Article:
Nana T. Baffour-Awuah, a strategist at New York-based research firm Consumer Dynamics offers thoughts on the intersection of AI and marketing research.
What’s empathy got to do with market research, you ask? Everything. Particularly now, with AI reinventing so many aspects of every industry today – especially marketing.
Some experts claim that up to 40 percent of all jobs will be replaced by AI in a little over a decade. And even closer to home, a recent Qualtrics report indicates that AI can and will likely be performing many jobs across traditional market research even sooner than that. In fact, the data suggests that within the next five to 10 years, AI will take over tasks such as respondent recruiting and data cleaning.
Maybe it won’t be long before AI is not only cleaning up data but actually moderating qualitative research, too? Indeed, this seems very plausible. There are already glimmers of how this could happen when you consider customer service today. For companies like Booking.com, chatbots effectively dialogue with customers, helping them resolve a range of issues and consequently offering a fast, responsive solution for consumers, while freeing up manpower for the company. But an even more telling example of what AI-moderated research could look like is perhaps in Sophia; designed as a companion robot, Sophia displays unnervingly humanlike behavior, has given several interviews and a speech at the UN and has even become the world’s first robot citizen.
So, it’s not a giant leap to consider that both could be conducting qualitative research in the not too distant future, because it would ostensibly be a faster, less expensive solution. But would it be better? Perhaps not.
While AI may be able to gather more data and do it faster, it could come at a crucial hidden cost: empathy.
Empathy – the ability to understand and share the feelings of another – is something AI still hasn’t been able to truly crack. And it is essential to great qualitative research.
The difference between good and great qual is reading between the lines. It’s listening, not just to what consumers say but how they say it; then interpreting what is shared and building on that to get to truly groundbreaking insights that speak to deep-seated wants – what Microsoft CEO Satya Nadella calls “unarticulated needs.” That takes clever improvisation, agile creativity and a “good gut” seasoned by experience – all of which are connected to empathy. True empathy is the ability to not only understand consumers but to pause, walk and rest in their shoes for a moment.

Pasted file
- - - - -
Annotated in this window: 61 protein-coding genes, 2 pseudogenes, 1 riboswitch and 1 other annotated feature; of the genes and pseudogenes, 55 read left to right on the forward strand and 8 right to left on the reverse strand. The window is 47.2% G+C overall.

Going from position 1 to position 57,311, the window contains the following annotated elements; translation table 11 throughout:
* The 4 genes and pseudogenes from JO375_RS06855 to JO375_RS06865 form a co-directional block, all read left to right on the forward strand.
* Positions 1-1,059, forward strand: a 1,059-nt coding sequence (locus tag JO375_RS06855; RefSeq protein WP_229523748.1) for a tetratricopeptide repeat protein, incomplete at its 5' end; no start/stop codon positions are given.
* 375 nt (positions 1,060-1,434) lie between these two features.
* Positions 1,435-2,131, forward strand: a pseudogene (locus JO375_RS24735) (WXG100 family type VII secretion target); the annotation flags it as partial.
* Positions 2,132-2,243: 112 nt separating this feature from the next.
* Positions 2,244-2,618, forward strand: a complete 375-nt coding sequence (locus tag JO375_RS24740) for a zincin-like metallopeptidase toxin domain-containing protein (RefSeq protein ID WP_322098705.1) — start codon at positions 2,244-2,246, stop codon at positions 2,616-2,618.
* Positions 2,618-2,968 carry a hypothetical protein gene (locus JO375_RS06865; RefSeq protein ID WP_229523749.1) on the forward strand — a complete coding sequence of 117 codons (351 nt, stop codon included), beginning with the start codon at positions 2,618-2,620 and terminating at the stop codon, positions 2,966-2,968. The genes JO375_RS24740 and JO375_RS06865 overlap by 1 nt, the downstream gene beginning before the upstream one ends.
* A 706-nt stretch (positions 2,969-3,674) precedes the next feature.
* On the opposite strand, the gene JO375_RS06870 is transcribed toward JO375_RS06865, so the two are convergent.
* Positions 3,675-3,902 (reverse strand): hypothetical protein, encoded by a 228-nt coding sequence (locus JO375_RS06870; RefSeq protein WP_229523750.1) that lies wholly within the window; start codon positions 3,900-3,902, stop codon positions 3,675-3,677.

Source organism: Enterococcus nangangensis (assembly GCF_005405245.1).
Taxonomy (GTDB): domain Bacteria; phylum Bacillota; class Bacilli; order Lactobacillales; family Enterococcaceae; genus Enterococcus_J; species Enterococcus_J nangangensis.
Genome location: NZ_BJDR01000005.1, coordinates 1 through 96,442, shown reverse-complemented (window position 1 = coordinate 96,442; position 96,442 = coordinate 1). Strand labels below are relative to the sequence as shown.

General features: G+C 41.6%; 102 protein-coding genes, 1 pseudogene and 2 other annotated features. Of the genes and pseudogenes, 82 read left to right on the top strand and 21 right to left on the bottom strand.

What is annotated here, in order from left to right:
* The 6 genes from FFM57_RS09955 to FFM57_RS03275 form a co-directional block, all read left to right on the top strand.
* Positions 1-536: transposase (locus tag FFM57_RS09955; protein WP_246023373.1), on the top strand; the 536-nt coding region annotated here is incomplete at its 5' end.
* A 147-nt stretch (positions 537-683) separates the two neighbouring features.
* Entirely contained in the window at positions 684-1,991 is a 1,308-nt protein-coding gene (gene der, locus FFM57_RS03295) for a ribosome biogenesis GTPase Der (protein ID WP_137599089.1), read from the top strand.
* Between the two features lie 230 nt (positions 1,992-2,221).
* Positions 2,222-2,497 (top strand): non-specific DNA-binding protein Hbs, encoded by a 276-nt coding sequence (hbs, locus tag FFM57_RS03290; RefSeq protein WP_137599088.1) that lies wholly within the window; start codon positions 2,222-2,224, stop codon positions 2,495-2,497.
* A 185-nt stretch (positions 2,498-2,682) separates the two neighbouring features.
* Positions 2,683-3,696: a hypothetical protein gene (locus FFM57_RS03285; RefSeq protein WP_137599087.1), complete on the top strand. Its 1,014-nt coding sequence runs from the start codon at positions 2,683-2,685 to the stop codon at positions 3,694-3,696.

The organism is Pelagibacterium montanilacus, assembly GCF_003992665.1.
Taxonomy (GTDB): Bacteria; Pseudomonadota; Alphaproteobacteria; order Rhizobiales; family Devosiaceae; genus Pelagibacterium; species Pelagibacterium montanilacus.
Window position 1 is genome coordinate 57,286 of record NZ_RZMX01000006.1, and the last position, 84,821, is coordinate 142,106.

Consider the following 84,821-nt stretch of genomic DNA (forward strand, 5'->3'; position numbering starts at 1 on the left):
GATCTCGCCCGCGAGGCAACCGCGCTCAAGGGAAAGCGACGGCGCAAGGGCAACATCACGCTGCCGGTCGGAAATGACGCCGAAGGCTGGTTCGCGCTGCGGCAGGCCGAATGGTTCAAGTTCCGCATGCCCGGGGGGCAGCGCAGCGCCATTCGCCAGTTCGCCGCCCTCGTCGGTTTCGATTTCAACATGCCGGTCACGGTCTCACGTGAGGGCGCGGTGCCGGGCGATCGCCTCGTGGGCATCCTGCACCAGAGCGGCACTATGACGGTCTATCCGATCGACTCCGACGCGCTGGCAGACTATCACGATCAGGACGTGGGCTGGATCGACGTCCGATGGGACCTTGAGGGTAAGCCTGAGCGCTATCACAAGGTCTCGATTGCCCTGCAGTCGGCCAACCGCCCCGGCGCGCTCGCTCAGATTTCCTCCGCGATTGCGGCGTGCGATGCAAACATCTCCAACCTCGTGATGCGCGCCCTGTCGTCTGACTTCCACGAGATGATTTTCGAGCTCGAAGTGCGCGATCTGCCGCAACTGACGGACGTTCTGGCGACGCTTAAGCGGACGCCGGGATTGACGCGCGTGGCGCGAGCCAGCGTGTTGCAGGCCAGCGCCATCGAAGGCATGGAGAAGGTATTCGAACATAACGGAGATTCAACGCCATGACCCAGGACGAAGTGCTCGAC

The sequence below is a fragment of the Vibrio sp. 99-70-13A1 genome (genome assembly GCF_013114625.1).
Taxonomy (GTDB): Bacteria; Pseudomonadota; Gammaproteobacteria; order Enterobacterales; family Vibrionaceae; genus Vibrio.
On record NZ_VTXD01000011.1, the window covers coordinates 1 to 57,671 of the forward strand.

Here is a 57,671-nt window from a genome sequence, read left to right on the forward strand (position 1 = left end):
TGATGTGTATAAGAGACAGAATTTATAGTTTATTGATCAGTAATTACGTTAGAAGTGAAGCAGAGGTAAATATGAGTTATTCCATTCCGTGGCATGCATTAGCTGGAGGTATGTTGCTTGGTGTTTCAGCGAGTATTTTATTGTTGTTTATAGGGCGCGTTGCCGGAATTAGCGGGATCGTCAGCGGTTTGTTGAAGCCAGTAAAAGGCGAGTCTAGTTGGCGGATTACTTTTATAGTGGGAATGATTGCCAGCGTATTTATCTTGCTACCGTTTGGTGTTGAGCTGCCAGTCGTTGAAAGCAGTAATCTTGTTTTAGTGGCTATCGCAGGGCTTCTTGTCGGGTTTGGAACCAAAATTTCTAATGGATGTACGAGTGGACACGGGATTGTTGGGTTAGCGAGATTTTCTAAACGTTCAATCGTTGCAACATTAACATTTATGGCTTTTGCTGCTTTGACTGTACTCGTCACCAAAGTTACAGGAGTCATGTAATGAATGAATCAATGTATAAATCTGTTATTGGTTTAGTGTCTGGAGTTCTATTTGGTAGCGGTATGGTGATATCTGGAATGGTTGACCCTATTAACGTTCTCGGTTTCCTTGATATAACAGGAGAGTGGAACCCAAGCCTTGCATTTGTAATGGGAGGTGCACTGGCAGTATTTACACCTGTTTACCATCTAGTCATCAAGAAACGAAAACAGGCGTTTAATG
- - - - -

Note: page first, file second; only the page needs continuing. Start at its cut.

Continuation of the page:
And in many cases, the impact of human empathy on qual can start even before the meat of the research. As marketing strategist Evelyn Starr puts it, “Empathy may even serve the qualitative research process before the respondent begins answering, as it is used to make respondents feel comfortable.” A good warmup can make or break the quality of insights and a good warmup is one that is always tempered with empathy – whether it is a thoughtful icebreaker exercise that allows consumers to drop their guard or simply being able to massage the vibe of the room and start the conversation in a manner that connects with consumers and feels genuine and human. Starr says, “Respondent trust and comfort often correlates with the breadth and depth of what the respondent will share.”
Thus, qual without empathy can have big implications, not only for what could be missed beneath the surface but even for what is shared on the surface to begin with. Consequently, the hidden cost that may come with AI-moderated qual could actually turn out to be quite expensive in some instances.
But what does this mean in the context of AI’s advent?
It means human empathy should remain foundational to qual research, even as AI advances. Yes, AI may be dabbling in the realm of emotion (and with some success) but right now it cannot duplicate human empathy and we don’t know if it ever will.
What we can say for sure is that while AI cannot adequately substitute for empathy in qual it can certainly be a wonderful adjunct tool. Leveraging the advantages of AI could empower researchers to conduct more complex, creative research that pulls in all sorts of data points. Could you imagine for a minute what questions we could ask and answer by combining the vast, growing knowledge of Sophia, the accuracy of AI medical diagnostics and the empathy of a seasoned strategic researcher?
As researchers today, we’re at the center of a rapidly evolving golden opportunity. While AI may not offer a meaningful replacement for empathy now, combining AI with human empathy could get us to more complex, nuanced insights about the everchanging consumer –groundbreaking insights which can lay the foundation for bigger, better ideas.